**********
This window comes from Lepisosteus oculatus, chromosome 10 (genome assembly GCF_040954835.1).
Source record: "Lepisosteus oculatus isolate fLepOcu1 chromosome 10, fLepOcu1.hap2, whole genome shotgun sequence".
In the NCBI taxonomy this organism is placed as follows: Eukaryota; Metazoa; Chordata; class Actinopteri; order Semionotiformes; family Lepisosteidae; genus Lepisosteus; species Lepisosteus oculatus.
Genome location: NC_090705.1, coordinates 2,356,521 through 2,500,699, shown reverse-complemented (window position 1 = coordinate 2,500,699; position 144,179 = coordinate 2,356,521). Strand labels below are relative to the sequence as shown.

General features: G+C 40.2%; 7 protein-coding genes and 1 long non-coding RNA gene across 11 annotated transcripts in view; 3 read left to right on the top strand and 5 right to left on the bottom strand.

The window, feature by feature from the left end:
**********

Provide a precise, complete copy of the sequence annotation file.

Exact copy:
This window comes from Lepisosteus oculatus, chromosome 10 (genome assembly GCF_040954835.1).
Source record: "Lepisosteus oculatus isolate fLepOcu1 chromosome 10, fLepOcu1.hap2, whole genome shotgun sequence".
In the NCBI taxonomy this organism is placed as follows: Eukaryota; Metazoa; Chordata; class Actinopteri; order Semionotiformes; family Lepisosteidae; genus Lepisosteus; species Lepisosteus oculatus.
Genome location: NC_090705.1, coordinates 2,356,521 through 2,500,699, shown reverse-complemented (window position 1 = coordinate 2,500,699; position 144,179 = coordinate 2,356,521). Strand labels below are relative to the sequence as shown.

General features: G+C 40.2%; 7 protein-coding genes and 1 long non-coding RNA gene across 11 annotated transcripts in view; 3 read left to right on the top strand and 5 right to left on the bottom strand.

The window, feature by feature from the left end: